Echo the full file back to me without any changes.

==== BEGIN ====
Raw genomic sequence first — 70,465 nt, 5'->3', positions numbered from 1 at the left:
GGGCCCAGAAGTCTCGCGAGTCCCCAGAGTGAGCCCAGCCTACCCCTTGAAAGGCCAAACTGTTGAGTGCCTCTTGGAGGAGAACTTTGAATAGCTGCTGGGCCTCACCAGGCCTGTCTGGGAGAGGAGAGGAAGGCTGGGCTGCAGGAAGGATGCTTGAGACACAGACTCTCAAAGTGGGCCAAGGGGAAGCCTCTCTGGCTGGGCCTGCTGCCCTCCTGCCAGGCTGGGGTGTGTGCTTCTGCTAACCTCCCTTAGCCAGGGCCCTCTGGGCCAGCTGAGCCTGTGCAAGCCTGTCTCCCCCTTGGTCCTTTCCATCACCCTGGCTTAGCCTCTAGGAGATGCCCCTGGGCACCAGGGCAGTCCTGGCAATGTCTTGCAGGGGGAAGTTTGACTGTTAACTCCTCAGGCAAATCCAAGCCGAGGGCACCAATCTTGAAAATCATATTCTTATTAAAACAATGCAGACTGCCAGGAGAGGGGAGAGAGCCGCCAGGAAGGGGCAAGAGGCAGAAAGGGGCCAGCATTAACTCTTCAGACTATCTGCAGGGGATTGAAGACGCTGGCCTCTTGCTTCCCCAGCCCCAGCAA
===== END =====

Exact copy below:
Raw genomic sequence first — 70,465 nt, 5'->3', positions numbered from 1 at the left:
GGGCCCAGAAGTCTCGCGAGTCCCCAGAGTGAGCCCAGCCTACCCCTTGAAAGGCCAAACTGTTGAGTGCCTCTTGGAGGAGAACTTTGAATAGCTGCTGGGCCTCACCAGGCCTGTCTGGGAGAGGAGAGGAAGGCTGGGCTGCAGGAAGGATGCTTGAGACACAGACTCTCAAAGTGGGCCAAGGGGAAGCCTCTCTGGCTGGGCCTGCTGCCCTCCTGCCAGGCTGGGGTGTGTGCTTCTGCTAACCTCCCTTAGCCAGGGCCCTCTGGGCCAGCTGAGCCTGTGCAAGCCTGTCTCCCCCTTGGTCCTTTCCATCACCCTGGCTTAGCCTCTAGGAGATGCCCCTGGGCACCAGGGCAGTCCTGGCAATGTCTTGCAGGGGGAAGTTTGACTGTTAACTCCTCAGGCAAATCCAAGCCGAGGGCACCAATCTTGAAAATCATATTCTTATTAAAACAATGCAGACTGCCAGGAGAGGGGAGAGAGCCGCCAGGAAGGGGCAAGAGGCAGAAAGGGGCCAGCATTAACTCTTCAGACTATCTGCAGGGGATTGAAGACGCTGGCCTCTTGCTTCCCCAGCCCCAGCAA